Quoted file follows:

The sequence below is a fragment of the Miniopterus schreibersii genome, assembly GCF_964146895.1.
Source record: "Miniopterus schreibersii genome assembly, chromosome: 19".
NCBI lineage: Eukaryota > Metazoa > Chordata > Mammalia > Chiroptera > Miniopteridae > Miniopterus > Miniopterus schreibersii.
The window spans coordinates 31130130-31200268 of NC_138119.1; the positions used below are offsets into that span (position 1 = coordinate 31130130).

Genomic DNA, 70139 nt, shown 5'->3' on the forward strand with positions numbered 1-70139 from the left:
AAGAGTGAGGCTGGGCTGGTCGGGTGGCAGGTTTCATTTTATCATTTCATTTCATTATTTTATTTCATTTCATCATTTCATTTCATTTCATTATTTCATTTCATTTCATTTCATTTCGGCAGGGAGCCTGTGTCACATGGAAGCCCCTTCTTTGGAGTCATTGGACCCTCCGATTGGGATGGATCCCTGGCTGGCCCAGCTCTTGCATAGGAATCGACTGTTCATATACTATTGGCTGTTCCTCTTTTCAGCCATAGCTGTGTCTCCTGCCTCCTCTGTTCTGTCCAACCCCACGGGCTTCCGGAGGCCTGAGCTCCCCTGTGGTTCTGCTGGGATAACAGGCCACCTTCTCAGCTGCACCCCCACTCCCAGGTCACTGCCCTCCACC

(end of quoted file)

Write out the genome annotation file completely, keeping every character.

The sequence below is a fragment of the Miniopterus schreibersii genome, assembly GCF_964146895.1.
Source record: "Miniopterus schreibersii genome assembly, chromosome: 19".
NCBI lineage: Eukaryota > Metazoa > Chordata > Mammalia > Chiroptera > Miniopteridae > Miniopterus > Miniopterus schreibersii.
The window spans coordinates 31130130-31200268 of NC_138119.1; the positions used below are offsets into that span (position 1 = coordinate 31130130).

Genomic DNA, 70139 nt, shown 5'->3' on the forward strand with positions numbered 1-70139 from the left:
AAGAGTGAGGCTGGGCTGGTCGGGTGGCAGGTTTCATTTTATCATTTCATTTCATTATTTTATTTCATTTCATCATTTCATTTCATTTCATTATTTCATTTCATTTCATTTCATTTCGGCAGGGAGCCTGTGTCACATGGAAGCCCCTTCTTTGGAGTCATTGGACCCTCCGATTGGGATGGATCCCTGGCTGGCCCAGCTCTTGCATAGGAATCGACTGTTCATATACTATTGGCTGTTCCTCTTTTCAGCCATAGCTGTGTCTCCTGCCTCCTCTGTTCTGTCCAACCCCACGGGCTTCCGGAGGCCTGAGCTCCCCTGTGGTTCTGCTGGGATAACAGGCCACCTTCTCAGCTGCACCCCCACTCCCAGGTCACTGCCCTCCACC